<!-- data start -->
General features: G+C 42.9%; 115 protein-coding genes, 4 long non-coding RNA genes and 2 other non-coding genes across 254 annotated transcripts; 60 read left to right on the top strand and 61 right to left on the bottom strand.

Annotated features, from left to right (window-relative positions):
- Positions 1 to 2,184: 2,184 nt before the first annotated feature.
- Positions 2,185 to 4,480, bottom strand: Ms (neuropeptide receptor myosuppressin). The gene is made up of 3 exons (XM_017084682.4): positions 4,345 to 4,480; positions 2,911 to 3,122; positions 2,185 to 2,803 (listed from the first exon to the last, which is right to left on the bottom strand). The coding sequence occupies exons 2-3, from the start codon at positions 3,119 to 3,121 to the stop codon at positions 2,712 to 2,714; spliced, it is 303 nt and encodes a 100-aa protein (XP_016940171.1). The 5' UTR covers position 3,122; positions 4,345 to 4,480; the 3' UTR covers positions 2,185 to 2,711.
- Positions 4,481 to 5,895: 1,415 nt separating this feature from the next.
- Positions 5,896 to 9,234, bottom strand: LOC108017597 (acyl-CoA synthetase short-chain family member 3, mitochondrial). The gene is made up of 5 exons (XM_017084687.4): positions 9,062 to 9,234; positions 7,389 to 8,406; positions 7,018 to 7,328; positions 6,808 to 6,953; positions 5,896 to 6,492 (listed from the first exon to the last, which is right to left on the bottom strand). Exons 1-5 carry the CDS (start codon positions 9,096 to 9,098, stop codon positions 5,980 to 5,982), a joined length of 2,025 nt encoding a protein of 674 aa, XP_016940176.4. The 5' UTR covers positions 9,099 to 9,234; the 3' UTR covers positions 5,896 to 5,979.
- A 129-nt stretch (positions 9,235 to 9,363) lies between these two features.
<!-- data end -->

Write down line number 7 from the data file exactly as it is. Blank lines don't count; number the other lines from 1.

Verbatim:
- A 129-nt stretch (positions 9,235 to 9,363) lies between these two features.